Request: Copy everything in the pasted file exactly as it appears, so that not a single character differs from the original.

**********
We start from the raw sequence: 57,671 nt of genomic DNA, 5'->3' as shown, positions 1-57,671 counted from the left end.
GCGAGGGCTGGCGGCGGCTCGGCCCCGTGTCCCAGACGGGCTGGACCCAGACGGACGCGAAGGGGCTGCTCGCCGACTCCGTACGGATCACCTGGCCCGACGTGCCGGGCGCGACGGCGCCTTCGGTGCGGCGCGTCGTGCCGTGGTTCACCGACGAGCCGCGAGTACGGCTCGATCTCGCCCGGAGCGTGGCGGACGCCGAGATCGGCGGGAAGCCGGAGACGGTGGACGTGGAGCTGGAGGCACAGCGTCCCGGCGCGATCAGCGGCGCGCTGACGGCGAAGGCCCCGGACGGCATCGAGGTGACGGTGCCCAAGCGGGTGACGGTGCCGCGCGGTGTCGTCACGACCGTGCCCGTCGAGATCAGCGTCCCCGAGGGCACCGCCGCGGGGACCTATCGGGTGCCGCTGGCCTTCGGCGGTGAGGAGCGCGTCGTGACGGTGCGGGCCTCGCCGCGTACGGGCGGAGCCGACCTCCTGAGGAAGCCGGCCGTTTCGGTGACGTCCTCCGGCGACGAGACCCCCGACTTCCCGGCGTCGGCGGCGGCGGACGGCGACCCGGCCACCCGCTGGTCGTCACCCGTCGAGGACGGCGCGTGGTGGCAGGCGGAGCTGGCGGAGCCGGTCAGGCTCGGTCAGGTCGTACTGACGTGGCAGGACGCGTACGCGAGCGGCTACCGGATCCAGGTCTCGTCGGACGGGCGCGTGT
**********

We start from the raw sequence: 57,671 nt of genomic DNA, 5'->3' as shown, positions 1-57,671 counted from the left end.
GCGAGGGCTGGCGGCGGCTCGGCCCCGTGTCCCAGACGGGCTGGACCCAGACGGACGCGAAGGGGCTGCTCGCCGACTCCGTACGGATCACCTGGCCCGACGTGCCGGGCGCGACGGCGCCTTCGGTGCGGCGCGTCGTGCCGTGGTTCACCGACGAGCCGCGAGTACGGCTCGATCTCGCCCGGAGCGTGGCGGACGCCGAGATCGGCGGGAAGCCGGAGACGGTGGACGTGGAGCTGGAGGCACAGCGTCCCGGCGCGATCAGCGGCGCGCTGACGGCGAAGGCCCCGGACGGCATCGAGGTGACGGTGCCCAAGCGGGTGACGGTGCCGCGCGGTGTCGTCACGACCGTGCCCGTCGAGATCAGCGTCCCCGAGGGCACCGCCGCGGGGACCTATCGGGTGCCGCTGGCCTTCGGCGGTGAGGAGCGCGTCGTGACGGTGCGGGCCTCGCCGCGTACGGGCGGAGCCGACCTCCTGAGGAAGCCGGCCGTTTCGGTGACGTCCTCCGGCGACGAGACCCCCGACTTCCCGGCGTCGGCGGCGGCGGACGGCGACCCGGCCACCCGCTGGTCGTCACCCGTCGAGGACGGCGCGTGGTGGCAGGCGGAGCTGGCGGAGCCGGTCAGGCTCGGTCAGGTCGTACTGACGTGGCAGGACGCGTACGCGAGCGGCTACCGGATCCAGGTCTCGTCGGACGGGCGCGTGT